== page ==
Mixing Up Group Planning Sessions
Are your planning sessions not getting the results you expected? Do you have alphas, extroverts, evangelists, subject matter experts, senior managers or political aspirants who dominate planning sessions to the point that other people’s ideas are quashed or simply never make it to the table?
A sponsor once raised this issue with me when we were discussing the outputs from previous planning sessions. They observed that a selected few were providing most of the input, while the rest of the group remained largely silent. They were concerned that we were not effectively leveraging the talent within the group to get the best result.
I went and talked to some of the quieter members of the group about this. They agreed and added the that these same few influential people always sought to dominate the group sessions with their ideas and were quick to dismiss contrary viewpoints. They therefore considered it to be rather pointless to offer up alternatives that might not support these people’s ideas.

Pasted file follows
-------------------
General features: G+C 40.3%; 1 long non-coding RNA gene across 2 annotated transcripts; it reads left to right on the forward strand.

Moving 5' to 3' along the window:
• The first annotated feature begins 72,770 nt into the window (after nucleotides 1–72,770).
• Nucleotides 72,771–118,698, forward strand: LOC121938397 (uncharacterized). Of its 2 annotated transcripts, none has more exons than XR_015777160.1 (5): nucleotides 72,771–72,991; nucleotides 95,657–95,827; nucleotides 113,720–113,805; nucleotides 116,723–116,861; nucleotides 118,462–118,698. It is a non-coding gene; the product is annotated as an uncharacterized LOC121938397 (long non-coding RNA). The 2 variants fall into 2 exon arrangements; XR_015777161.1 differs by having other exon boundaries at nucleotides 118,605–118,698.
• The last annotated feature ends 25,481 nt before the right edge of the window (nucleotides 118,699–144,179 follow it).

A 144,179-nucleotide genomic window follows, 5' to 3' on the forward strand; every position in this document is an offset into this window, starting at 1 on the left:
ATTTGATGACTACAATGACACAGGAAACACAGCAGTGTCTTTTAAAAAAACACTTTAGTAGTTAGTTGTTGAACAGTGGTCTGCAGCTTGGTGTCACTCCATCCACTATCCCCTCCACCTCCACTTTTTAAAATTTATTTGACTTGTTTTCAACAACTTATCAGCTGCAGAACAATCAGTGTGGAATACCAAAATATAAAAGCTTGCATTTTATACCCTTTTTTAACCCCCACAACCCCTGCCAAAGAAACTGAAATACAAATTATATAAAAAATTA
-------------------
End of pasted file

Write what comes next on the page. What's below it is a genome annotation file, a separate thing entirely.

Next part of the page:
The task before me was to find a way to address this issue and to level the playing field so that everyone in the group would contribute. I refer to the solution I came up with as “the group rotation technique.” Here is an example of how it works…
Let’s say there are nine people involved in a planning session and it includes two people
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